The Committee on Judicial Ethics responds to written inquiries from New York state's approximately 3,400 judges, who serve both full- and part-time. The committee's opinions interpret the Rules Governing Judicial Conduct (22NYCRR, Part 100) and the Code of Judicial Conduct. The committee, comprised of 26 current and retired judges and headed by former Justice George D. Marlow, also answers inquiries about proper campaign conduct from candidates for elective judicial office. The New York Law Journal publishes selected recent opinions of the committee.
Digest: A full-time judge may appoint court staffers or other qualified persons to a standing advisory committee for a Unified Court System's Office of Alternative Dispute Resolution and Court Improvement Program mediation program. Rules: 22 NYCRR 100.2; 100.2(A); 100.4(A)(1)-(3); 100.4(C)(3); Opinions 07-161; 00-50 (Vol. XIX); 93-30 (Vol. XI); 90-19 (Vol. V).
Opinion: A full-time judge asks whether he/she may appoint individuals, including court staffers, to serve on an advisory committee for a pilot mediation program that is sponsored by the Unified Court System's Office of Alternative Dispute Resolution and Court Improvement Program for cases heard in the judge's court.
According to information the judge provided: The advisory committee is a group of up to five people including mediators, court staff, a[n] attorney [who practices in the relevant field of law] (4 members for the first year) and after a year, a client who has participated in the program. The group will include the executive director of the mediation center, the program manager, and others appointed by the [court's] judge. The committee will advise, assist, support and advocate, as well as assist in on-going evaluation of the [court's] mediation program.
Such information further indicates that the committee will advise in the following areas:
Assess each area of the program and offer suggestions on ways to improve aspects of the program,
Promote the program in the community including arranging for presentations and publicity,
Consult on cases in a general way to insure the quality of services provided while maintaining confidentiality,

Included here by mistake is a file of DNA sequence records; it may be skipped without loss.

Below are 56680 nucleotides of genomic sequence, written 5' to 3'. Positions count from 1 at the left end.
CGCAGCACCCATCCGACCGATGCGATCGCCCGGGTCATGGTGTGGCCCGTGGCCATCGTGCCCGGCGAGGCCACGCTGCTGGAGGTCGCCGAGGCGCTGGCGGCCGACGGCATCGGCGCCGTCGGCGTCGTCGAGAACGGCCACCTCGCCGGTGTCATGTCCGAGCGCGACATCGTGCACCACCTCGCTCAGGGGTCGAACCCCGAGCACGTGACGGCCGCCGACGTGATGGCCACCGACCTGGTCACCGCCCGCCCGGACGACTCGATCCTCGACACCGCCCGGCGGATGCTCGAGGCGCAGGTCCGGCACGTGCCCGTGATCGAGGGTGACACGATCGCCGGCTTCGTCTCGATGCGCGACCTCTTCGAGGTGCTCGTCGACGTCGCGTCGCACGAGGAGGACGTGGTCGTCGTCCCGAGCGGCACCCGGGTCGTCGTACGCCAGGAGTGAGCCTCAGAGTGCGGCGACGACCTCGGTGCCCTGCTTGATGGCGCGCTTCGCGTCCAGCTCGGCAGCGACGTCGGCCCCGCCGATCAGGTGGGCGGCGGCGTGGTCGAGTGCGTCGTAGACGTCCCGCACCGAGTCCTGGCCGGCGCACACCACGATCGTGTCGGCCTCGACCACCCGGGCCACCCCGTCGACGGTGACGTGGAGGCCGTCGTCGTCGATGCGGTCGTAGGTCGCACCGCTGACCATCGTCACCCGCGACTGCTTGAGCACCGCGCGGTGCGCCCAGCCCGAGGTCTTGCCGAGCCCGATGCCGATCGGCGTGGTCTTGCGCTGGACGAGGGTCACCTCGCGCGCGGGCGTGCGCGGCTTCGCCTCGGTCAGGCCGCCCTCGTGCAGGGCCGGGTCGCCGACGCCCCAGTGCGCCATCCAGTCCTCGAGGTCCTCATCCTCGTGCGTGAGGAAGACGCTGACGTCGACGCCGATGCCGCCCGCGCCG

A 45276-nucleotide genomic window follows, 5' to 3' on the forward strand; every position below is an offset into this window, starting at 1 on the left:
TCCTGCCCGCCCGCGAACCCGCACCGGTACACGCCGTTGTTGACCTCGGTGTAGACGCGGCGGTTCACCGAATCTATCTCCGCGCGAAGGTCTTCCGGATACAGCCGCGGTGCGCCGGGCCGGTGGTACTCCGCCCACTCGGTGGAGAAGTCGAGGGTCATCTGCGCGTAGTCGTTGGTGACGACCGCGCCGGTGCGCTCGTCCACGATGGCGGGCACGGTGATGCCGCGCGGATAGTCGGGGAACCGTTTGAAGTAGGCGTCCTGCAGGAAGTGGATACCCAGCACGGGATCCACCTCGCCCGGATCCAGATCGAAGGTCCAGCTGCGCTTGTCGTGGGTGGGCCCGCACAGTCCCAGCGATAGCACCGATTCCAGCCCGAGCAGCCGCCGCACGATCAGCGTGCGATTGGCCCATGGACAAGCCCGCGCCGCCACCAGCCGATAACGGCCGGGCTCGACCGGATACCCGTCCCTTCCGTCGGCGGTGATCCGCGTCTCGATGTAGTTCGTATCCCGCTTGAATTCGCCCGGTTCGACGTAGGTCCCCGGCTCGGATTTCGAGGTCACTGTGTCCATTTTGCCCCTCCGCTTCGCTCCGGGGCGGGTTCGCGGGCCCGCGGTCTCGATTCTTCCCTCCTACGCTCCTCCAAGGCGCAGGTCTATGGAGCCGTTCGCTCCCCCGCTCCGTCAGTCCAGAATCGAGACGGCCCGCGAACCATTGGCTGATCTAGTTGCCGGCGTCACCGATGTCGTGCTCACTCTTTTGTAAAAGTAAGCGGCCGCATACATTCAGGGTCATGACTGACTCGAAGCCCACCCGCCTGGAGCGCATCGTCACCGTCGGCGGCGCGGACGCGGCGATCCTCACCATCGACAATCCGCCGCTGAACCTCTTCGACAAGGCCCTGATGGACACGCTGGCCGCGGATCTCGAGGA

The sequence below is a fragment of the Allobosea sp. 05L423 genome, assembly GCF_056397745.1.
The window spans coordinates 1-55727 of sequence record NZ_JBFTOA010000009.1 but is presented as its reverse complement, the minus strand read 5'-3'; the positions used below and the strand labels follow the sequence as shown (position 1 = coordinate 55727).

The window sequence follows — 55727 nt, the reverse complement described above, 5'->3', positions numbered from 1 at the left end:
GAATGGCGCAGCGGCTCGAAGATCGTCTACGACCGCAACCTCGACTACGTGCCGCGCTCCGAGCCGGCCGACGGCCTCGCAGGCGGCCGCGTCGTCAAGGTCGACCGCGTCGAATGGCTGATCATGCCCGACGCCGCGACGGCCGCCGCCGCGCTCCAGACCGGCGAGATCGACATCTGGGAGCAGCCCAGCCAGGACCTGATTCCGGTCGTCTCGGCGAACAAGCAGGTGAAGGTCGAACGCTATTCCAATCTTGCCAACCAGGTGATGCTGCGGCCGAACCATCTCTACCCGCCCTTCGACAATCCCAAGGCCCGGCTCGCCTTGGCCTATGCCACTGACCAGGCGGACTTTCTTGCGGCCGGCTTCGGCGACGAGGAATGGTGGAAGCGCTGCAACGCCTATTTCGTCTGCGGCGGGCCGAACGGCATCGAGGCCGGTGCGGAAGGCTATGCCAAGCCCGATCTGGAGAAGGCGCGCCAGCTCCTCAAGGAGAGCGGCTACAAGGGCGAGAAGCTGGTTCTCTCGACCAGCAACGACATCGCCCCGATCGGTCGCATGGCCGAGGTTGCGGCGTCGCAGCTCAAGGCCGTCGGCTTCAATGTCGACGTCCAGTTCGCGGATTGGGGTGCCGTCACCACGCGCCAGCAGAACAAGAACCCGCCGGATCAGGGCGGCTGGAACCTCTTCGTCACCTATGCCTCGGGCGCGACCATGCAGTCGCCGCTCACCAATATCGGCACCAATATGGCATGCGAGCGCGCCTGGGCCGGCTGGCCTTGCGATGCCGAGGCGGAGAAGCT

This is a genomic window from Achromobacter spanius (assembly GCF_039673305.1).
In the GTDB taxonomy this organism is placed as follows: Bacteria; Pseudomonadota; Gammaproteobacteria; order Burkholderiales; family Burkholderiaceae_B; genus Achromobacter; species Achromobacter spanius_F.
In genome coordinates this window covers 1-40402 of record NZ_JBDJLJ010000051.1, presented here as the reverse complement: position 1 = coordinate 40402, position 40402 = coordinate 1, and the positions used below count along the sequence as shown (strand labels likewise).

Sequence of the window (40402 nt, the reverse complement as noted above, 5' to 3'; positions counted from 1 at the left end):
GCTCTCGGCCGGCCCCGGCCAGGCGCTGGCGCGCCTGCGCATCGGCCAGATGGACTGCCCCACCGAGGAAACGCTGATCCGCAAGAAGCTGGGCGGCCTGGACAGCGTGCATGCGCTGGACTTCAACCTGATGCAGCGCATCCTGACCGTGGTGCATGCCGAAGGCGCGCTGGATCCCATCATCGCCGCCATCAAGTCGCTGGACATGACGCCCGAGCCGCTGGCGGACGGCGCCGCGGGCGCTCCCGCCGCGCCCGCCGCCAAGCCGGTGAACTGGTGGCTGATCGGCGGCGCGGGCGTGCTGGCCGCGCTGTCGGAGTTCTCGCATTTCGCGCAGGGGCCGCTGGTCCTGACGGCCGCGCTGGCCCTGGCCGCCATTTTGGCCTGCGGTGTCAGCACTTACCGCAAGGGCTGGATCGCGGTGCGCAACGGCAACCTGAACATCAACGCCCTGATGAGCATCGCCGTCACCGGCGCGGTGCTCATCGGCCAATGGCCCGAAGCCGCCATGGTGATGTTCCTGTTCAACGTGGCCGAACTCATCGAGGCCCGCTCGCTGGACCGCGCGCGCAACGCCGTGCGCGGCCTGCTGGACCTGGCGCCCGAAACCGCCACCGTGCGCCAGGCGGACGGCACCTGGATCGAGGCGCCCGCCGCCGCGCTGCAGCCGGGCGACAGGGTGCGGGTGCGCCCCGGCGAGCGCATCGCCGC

Support the relationship with the [relevant] bar.
A judge must always avoid even the appearance of impropriety (see 22 NYCRR 100.2) and must always act to promote public confidence in the judiciary's integrity and impartiality (see 22 NYCRR 100.2[A]). A judge may engage in extra-judicial activities that do not cast reasonable doubt on the judge's capacity to act impartially as a judge; detract from the dignity of judicial office; or interfere with the proper performance of judicial duties and are not incompatible with judicial office, including serving as a member, officer, director, trustee or non-legal advisor of an organization or governmental agency devoted to the improvement of the law, the legal system or the administration of justice (see 22 NYCRR 100.4[A]-; 100.4[C]).
The committee has previously advised that where a judge does not refer cases to a community mediation project, the judge may serve on the project's board, as long as the judge is not involved in any of the disputes and does not receive any compensation for such service (see Opinion 93-30 [Vol. XI]). The committee also has previously advised that a judge may serve on the advisory board of a youth court program, provided that the judge's court is not one from which referrals are made to the youth court and the judge does not engage in fundraising on behalf of the program (see Opinion 00-50 [Vol. XIX]). A judge may also serve as a voluntary and unpaid member of an advisory board of a not-for-profit community mediation center, which is "mainly" funded by the Unified Court System (see Opinion 90-19 [Vol. V], modified by Opinion 07-161), provided that the judge does not refer cases to the center (see Opinion 07-161).
The committee assumes that the inquiring judge will refer cases to the mediation program. However, unlike those inquirers who sought to serve on similar mediation program boards or advisory committees, the inquiring judge seeks only to appoint members to an advisory committee that an official center of the New York State Unified Court System's Office of Alternative Dispute Resolution and Court Improvement Programs has established as the first step towards implementing a pilot mediation program. And neither the judge nor the judge's appointees on the advisory committee will be involved in mediating any individual cases that the judge might later refer to the program.
Therefore, the committee believes that the inquiring judge's limited participation in this initial stage of establishing the court-sponsored pilot mediation program is a permissible activity involving the improvement of the law, the legal system and the administration of justice (see 22 NYCRR 100.4[C]). Consequently, the committee concludes that making such appointments will not cast reasonable doubt on the judge's capacity to act impartially as a judge or interfere with the proper performance of the judge's judicial duties and is not incompatible with judicial office (see 22 NYCRR 100.4[A], ). However, once the judge makes such appointments, to avoid even an appearance of impropriety (see 22 NYCRR 100.2), the judge must have no further involvement with the mediation program or the advisory committee for the program other than to refer cases to the program.
The judge also asks whether he/she can appoint court staffers to serve on the advisory committee. In the committee's view this is ethically permissible for the reasons stated above, as long as the judge insulates any staff member who serves on the advisory committee from any case that has been referred to the mediation program and thereafter returned to the court for any reason.